Debt stress in Europe worsening, says Trichet

 Euro Zone: Jean-Claude Trichet warns that Europe's debt crisis is now "systemic" and has moved to some of the larger countries.

"Sovereign stress has moved from smaller economies to some of the larger countries," says Jean-Claude Trichet. Reuters
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Europe's debt crisis has taken on a systemic dimension, the president of the European Central Bank (ECB) says, in one of the harshest official assessments yet of the continent's financial state.

"Sovereign stress has moved from smaller economies to some of the larger countries," Jean-Claude Trichet told a European Parliament committee yesterday. "The crisis is systemic and must be tackled decisively."

Mr Trichet's comments came as Slovakia's parliament prepared to vote yesterday evening on expanding the powers of the European Financial Stability Facility (EFSF). Slovakia is the last of the 17-member euro zone to act on the issue; all the other countries have approved the measure.

A more powerful EFSF is widely seen as critical to restoring calm in markets and easing concern that Greece and other financially strained countries in the euro zone will default on debt. It is also viewed as an important mechanism to block any spread of the sovereign debt crisis.

"[If] the reforms get passed positive market sentiment is likely to be reinforced by the news," Tim Fox, the chief economist at Emirates NBD, said in a note yesterday.

Stock markets across Europe fell ahead of Slovakia's vote. Germany's DAX index slid 0.7 per cent in afternoon trading, and France's CAC 40 dropped by 1.1 per cent on concern the country's contentious domestic politics could delay passage of the bill.

"The problem in Europe is really one of fundamentally, and maybe as it turns out fatally, flawed economic architecture," said Paul Sheard, the global chief economist at Nomura Securities, a Japanese investment bank.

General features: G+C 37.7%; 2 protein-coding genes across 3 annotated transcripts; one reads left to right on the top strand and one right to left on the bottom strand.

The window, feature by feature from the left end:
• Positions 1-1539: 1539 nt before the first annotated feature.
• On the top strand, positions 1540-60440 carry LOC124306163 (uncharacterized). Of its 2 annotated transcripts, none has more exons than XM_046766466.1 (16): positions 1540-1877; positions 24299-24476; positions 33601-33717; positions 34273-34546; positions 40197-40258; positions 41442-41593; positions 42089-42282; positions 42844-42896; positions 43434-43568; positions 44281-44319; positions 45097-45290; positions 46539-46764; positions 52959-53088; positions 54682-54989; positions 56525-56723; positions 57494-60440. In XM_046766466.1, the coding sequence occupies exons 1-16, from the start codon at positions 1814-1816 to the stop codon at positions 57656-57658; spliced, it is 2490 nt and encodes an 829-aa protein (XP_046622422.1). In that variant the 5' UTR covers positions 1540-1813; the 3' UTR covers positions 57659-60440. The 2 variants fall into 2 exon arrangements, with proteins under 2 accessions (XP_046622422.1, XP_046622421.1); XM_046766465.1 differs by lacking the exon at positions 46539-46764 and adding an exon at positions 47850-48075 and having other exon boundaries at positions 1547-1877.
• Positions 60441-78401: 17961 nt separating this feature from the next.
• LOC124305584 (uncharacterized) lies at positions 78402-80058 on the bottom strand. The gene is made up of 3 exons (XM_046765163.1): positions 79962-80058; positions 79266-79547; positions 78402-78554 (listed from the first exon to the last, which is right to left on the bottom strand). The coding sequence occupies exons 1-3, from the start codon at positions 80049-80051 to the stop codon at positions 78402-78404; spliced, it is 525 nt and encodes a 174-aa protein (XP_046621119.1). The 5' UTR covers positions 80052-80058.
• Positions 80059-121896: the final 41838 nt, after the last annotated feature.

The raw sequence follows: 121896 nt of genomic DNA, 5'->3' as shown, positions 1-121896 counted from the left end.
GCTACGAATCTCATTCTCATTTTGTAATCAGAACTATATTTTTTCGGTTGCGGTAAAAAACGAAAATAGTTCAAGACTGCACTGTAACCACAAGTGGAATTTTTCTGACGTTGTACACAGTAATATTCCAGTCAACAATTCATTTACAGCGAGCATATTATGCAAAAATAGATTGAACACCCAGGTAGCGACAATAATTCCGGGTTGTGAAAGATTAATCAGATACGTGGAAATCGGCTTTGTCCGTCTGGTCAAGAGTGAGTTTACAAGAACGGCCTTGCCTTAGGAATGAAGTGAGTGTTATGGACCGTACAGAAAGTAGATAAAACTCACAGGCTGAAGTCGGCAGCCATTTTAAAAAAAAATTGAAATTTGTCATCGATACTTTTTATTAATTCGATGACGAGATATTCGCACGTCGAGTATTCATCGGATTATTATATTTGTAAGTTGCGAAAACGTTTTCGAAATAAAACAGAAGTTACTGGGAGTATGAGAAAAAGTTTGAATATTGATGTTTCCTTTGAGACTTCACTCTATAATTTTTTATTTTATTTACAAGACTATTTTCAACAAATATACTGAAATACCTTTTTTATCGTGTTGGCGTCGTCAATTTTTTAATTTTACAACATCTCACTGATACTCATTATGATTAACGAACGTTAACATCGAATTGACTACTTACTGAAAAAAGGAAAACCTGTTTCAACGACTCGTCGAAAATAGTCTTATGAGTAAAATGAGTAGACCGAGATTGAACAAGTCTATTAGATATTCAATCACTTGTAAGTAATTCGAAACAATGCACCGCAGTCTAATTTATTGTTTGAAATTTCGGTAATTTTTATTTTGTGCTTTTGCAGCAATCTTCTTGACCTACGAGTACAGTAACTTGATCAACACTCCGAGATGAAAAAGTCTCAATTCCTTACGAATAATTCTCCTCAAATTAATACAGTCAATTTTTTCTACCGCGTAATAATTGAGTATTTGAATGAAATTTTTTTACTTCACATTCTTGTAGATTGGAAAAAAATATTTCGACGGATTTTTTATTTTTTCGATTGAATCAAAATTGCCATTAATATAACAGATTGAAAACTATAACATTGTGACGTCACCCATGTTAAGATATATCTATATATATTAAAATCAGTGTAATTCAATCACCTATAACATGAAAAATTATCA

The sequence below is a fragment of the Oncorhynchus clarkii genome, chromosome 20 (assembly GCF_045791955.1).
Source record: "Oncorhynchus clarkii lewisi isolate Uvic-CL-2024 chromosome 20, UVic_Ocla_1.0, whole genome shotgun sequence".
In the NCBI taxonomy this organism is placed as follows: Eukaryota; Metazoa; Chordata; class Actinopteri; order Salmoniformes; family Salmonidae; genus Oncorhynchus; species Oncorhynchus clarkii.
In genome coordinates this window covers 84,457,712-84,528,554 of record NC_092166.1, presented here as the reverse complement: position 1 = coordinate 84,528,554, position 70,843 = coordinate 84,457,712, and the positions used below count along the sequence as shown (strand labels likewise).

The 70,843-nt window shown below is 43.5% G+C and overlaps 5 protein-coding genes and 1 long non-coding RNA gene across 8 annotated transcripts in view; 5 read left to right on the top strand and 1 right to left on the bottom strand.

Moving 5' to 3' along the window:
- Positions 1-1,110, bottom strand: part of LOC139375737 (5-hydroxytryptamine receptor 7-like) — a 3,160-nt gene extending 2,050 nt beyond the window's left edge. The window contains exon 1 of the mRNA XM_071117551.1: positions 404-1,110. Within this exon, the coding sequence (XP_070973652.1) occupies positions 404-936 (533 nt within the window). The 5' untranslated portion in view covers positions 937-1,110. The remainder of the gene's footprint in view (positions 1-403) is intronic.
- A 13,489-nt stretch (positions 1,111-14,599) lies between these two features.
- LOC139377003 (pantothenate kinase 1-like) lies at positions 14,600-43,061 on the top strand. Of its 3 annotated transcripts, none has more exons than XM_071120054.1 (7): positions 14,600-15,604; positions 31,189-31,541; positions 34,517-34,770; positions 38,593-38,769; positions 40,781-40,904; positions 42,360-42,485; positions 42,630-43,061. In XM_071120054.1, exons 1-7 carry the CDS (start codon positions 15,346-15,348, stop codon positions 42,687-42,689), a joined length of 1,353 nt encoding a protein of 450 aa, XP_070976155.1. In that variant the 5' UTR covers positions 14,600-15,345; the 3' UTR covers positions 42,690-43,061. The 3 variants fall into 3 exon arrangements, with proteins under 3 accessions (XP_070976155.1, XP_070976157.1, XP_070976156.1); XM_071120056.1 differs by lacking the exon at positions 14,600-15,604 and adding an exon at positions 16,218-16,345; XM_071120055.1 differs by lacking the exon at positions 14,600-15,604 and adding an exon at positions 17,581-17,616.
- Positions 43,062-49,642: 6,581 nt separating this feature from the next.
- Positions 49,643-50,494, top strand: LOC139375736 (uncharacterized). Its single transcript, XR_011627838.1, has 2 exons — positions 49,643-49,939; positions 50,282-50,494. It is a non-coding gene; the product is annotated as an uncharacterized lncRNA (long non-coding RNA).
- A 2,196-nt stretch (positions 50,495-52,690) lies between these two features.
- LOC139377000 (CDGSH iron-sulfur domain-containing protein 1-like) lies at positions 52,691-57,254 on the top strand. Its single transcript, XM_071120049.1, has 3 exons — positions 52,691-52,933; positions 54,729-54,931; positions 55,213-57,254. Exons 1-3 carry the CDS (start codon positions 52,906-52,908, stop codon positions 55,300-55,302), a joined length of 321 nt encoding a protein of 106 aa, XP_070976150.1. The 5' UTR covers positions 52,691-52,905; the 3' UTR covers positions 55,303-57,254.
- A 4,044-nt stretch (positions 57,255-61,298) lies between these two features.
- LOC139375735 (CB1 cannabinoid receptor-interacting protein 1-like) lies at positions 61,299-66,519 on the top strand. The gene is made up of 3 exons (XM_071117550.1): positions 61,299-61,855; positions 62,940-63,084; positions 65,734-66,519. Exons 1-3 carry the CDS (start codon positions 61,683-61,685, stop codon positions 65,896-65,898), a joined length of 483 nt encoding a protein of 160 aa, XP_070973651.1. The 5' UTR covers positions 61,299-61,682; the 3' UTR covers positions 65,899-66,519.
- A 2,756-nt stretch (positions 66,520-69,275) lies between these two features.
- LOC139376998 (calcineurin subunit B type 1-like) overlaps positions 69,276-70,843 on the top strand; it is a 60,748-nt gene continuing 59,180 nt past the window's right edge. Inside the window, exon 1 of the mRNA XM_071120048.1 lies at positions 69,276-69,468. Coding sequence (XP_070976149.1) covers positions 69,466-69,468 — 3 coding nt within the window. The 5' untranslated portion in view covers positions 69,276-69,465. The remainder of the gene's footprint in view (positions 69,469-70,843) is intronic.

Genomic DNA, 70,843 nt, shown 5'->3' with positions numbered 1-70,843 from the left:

"They've half-constructed something, but then they were confronted with the financial crisis of 2008 and 2009 and for various reasons that crisis put the global spotlight and the market spotlight on this half-finished job and exposed it."

He agreed with Mr Trichet's assertion that a more decisive approach to the crisis was necessary as European countries drew nearer to fiscal integration. "Markets are ruthless when they sniff the blood of indecisiveness," he said.

The EFSF was created in the middle of last year and authorised to lend up to €440 billion (Dh2.19 trillion) to euro-zone countries in financial distress. The new powers, initially agreed to in July, will allow the fund to buy sovereign bonds to stabilise prices and keep countries' borrowing costs in check and act as a lender of last resort for banks.

Those tasks had previously been carried out by the ECB.

Yesterday, the IMF and EU said Greece was likely to receive a further €8bn in aid early next month as part of a €110bn package after auditors visited the country to ensure it was meeting fiscal targets.

The so-called troika of the IMF, EU and ECB found Greece made "important progress" in whittling down debts that total more than 150 per cent of its GDP. They said the aid would be "most likely" to come early next month once their review of its finances was finalised.

"What needs to be done on our side is to do what we said we will do by the end of October," Evangelos Venizelos, the Greek finance minister, said yesterday, according to a Bloomberg News report.